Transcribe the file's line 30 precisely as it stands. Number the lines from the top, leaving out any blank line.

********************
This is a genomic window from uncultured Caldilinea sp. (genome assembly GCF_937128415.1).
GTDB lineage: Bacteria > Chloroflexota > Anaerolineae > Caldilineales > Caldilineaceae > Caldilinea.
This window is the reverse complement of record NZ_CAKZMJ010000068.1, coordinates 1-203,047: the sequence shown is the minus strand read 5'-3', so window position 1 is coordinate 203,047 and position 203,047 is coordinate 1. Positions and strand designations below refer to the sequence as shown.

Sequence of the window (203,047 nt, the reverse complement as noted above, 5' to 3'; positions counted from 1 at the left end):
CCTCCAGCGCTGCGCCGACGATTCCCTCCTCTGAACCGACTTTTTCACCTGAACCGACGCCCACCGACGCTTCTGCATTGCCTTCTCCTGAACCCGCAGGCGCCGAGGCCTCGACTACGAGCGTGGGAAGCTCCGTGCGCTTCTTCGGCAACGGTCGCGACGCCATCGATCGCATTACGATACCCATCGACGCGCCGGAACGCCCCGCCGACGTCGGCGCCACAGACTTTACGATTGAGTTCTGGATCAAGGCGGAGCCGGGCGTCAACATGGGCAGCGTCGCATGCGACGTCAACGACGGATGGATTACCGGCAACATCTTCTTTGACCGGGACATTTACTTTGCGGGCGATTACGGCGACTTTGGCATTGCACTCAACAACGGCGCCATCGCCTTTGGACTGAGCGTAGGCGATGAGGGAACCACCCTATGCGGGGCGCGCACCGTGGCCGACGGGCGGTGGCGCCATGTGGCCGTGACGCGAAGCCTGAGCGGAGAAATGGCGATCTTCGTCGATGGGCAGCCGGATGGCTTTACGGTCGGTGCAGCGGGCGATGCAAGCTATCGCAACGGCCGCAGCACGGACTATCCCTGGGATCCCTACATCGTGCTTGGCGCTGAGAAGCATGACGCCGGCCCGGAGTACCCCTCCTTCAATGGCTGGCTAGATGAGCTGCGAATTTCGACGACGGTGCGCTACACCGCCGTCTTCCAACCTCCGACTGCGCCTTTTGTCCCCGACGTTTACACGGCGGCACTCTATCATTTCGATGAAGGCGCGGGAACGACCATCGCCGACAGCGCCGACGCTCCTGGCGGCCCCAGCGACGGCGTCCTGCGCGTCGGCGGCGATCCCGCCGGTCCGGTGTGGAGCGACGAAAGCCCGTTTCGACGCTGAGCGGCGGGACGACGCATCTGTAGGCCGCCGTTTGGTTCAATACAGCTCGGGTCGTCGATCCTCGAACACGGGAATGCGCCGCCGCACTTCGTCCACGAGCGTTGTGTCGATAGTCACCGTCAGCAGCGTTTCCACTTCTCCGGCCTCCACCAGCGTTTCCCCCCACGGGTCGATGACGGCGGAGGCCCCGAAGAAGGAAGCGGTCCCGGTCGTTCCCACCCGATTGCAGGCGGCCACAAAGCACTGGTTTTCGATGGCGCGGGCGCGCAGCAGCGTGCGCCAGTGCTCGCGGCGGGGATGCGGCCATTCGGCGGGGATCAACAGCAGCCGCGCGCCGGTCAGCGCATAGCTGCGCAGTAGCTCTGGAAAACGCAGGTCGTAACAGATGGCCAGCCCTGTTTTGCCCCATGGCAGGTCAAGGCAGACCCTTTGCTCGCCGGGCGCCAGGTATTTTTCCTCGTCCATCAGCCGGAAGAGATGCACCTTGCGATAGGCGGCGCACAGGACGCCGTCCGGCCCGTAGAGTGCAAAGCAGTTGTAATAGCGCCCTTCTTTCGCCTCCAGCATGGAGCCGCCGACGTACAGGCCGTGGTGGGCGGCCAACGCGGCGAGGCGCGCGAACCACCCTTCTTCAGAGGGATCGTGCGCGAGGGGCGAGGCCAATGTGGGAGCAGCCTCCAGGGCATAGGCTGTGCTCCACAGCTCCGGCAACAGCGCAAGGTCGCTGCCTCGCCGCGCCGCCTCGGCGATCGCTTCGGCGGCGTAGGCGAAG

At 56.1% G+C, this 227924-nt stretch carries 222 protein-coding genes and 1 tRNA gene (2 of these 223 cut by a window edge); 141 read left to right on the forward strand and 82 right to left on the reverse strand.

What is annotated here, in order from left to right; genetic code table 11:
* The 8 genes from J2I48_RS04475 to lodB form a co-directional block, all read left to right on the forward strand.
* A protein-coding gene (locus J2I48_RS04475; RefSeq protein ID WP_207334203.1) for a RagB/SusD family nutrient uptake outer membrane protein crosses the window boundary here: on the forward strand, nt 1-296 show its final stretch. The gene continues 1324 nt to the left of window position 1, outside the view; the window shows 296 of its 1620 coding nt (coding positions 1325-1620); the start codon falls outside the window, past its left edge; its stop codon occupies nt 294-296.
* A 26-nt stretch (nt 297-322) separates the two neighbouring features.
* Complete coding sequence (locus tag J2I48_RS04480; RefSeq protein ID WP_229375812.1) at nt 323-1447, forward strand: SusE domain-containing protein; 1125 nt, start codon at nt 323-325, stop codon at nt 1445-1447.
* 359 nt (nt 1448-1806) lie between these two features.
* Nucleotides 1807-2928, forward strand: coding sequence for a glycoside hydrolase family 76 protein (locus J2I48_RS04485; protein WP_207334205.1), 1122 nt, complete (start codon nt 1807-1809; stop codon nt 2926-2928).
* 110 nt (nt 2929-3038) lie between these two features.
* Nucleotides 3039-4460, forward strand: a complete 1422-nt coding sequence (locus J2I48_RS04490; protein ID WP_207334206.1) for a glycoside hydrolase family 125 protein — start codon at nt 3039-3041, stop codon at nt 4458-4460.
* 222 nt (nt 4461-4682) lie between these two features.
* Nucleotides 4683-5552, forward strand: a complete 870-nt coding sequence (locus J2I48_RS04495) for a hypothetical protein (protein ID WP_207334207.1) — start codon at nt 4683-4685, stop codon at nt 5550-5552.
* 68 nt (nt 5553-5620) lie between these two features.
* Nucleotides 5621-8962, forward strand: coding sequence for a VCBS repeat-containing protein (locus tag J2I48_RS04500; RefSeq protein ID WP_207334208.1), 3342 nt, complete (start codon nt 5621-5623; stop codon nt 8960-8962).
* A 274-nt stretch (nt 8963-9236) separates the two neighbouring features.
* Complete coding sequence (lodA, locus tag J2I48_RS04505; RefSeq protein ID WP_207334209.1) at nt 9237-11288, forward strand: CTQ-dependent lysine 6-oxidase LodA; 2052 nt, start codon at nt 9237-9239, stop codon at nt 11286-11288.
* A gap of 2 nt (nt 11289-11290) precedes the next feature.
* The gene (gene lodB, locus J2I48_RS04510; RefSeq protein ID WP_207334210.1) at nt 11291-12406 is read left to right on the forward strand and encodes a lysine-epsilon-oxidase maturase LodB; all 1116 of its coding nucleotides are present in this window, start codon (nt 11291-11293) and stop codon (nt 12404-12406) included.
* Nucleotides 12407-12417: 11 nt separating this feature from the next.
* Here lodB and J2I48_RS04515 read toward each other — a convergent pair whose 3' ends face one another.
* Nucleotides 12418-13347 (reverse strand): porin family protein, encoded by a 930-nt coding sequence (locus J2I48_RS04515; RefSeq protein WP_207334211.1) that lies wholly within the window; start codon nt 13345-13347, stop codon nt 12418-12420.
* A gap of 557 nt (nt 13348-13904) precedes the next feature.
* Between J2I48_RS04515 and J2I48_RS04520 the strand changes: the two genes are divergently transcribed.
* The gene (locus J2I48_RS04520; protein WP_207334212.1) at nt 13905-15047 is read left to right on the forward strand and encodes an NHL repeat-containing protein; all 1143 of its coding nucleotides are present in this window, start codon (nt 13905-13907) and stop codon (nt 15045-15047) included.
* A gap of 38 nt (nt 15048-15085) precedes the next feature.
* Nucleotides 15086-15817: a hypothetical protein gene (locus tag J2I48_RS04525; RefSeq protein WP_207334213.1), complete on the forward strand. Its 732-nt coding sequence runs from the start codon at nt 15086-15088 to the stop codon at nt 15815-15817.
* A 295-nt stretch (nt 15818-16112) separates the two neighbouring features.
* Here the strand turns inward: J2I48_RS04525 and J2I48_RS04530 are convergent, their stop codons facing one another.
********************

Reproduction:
* A gap of 38 nt (nt 15048-15085) precedes the next feature.